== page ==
By JT Nisay
TUCKED within the press kit of Zonata Club of Makati and Environs for its “FilipinaZ Artful Living 2015” fair that was held over the weekend was an interesting note. It’s one from female writer G.D. Anderson, which reads “Feminism isn’t about making women strong. Women are already strong. It’s about changing the way the world perceives that strength.”
The quote rings true not only for the fair, which was organized by Zonata-Makati in cooperation with Rockwell Land and Security Bank, featuring an array of excellent products created by women, but also for everything that the event stood for. “We put up the fair for the beneficiaries we serve,” Zonta-Makati Vice President Melissa Sawit-Romualdez said.
“Some of the notable projects that we have undertaken include a psychological center for abused women and children, and scholarships for women who want to enter the field of science and technology. We also provide services, partnering with some groups to promote breast-cancer awareness and the like.”
Zonta-Makati—which has been serving the women in the urban poor areas of Makati and Taguig for over four decades as part of the global, nonprofit organization—also extends help through a microlending service for woman entrepreneurs under the Zonata Kababaihan Program, along with Livelihood Training Programs to empower disadvantaged women, plus medical services for indigent women and girls.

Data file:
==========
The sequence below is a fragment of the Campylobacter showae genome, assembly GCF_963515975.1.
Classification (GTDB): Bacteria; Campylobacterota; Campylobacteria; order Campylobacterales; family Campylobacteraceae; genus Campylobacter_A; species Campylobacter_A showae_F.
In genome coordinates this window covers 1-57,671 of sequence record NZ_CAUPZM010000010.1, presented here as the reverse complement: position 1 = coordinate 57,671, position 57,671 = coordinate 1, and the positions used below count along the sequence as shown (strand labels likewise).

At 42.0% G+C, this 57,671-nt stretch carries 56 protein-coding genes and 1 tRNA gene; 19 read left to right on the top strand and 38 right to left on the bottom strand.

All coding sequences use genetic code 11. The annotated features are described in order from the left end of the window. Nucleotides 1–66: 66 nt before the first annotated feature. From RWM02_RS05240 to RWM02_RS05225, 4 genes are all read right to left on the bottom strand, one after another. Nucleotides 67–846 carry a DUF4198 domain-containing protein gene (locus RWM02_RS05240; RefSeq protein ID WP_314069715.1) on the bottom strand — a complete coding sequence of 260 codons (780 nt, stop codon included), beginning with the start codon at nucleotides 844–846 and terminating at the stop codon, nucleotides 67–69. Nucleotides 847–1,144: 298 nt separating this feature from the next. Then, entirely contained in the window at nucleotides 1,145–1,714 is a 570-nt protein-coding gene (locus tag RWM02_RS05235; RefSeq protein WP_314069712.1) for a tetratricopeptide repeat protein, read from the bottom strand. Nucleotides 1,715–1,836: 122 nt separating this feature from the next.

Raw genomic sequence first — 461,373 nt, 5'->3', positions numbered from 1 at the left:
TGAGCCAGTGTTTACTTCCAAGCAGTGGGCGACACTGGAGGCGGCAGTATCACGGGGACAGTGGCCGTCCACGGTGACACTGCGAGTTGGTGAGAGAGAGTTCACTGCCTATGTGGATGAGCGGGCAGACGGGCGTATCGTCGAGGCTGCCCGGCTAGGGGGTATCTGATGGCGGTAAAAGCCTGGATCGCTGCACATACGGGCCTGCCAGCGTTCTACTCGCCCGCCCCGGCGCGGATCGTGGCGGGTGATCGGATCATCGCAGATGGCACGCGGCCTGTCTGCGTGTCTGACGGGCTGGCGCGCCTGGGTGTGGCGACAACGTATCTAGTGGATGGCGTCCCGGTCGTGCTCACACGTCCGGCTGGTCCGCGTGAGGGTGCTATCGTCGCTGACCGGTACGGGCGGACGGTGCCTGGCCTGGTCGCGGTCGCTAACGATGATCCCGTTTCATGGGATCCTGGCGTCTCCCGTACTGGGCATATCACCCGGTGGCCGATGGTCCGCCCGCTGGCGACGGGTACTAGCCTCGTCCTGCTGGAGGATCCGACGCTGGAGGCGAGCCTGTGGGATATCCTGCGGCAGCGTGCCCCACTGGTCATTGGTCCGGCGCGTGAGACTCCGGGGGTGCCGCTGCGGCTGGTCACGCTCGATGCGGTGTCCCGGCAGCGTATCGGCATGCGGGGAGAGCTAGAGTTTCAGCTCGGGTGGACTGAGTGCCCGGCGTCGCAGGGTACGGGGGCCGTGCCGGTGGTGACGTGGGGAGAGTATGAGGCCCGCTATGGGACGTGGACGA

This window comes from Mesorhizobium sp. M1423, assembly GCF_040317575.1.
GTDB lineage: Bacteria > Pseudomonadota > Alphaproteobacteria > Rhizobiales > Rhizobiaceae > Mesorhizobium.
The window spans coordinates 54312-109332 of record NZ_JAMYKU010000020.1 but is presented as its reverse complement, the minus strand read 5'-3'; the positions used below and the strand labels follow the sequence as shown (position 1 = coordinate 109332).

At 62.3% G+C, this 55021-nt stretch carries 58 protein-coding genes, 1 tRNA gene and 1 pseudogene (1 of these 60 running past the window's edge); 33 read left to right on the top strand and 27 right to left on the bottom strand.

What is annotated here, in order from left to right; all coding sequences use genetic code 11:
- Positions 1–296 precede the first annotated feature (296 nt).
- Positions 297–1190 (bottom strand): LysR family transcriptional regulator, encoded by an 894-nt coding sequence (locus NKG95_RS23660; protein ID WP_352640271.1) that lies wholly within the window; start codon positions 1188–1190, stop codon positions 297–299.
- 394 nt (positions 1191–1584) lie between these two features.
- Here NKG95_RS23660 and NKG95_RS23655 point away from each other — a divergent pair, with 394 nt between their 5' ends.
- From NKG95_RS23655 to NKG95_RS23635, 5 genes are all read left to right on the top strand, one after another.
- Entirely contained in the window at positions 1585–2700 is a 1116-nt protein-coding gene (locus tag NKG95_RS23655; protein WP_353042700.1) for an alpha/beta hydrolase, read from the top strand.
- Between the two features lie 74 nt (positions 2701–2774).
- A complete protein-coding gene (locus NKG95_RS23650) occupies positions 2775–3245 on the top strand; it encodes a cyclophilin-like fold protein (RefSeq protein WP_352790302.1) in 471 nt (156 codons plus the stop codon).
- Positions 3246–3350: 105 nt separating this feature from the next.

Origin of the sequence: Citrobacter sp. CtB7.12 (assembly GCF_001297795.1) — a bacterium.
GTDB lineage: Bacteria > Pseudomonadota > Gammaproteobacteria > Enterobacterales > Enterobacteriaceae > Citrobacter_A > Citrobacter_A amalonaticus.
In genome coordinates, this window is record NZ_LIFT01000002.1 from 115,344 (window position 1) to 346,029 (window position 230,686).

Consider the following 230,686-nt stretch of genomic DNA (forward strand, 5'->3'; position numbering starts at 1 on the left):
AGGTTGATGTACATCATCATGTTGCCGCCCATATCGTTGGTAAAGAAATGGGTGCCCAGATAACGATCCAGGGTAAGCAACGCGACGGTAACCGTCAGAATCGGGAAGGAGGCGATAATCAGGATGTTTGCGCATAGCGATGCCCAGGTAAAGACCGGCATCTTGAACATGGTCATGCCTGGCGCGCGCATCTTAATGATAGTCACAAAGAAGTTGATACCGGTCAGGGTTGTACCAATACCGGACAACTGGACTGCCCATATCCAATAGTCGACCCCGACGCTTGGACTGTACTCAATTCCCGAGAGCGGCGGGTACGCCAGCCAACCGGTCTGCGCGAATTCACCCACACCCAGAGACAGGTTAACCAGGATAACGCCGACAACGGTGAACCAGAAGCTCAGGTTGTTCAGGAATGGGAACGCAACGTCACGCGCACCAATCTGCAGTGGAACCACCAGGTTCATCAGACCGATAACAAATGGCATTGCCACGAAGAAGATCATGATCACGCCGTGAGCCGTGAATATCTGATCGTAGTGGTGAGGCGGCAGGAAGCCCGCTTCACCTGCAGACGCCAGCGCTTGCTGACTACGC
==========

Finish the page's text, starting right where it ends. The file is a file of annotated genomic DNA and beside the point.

FilipinaZ unfolded from September 25 to 27 as part art gallery, part lifestyle haven—a showcase of “beautiful art and beautiful products made by local artisans, along with some top international products,” Romualdez said.
Indeed, the 50-plus booths comprised of quality lifestyle brands including Wine in Tubes; premium kitchenware and home accessories brand Marsse, which sources its materials from the 20-year-old, award-winning tropical timber tree farm in Umingan, Pangasinan; and Lulu DK, a fashionable line of intricate metallic jewelry tattoos. As far as the art side was concerned, a mixture of veteran and up-and-coming female artists were given the spotlight, including visual artist Ambie Abano; Aze Ong, renowned for her use of crochet in her sculptural installations and wearable art pieces; wood sculptor Charming Baldemor, who brings to life her soft, vulnerable and intricate floral subjects from recycled wood; and Christine Sioco, a mixed-media user with strong messages on gender equality and self-discovery.
One of the highlights of the fair was the invitational piece collaborated on by Ong, Baldemor and Sioco: a 7-foot installation art that embodies the Filipino woman, with Sioco’s plaster casts and wirings comprising the project’s upper portion while Ong worked on the middle portion and Baldemor on the lower part.
Not surprisingly, the fair’s fund-raising magnet were a Ferdie Montemayor-painted Trek bike, and the 25 limited-edition prints of Federico Alcuaz’s Tres Marias Series, which had the imprimatur of the late artist’s son.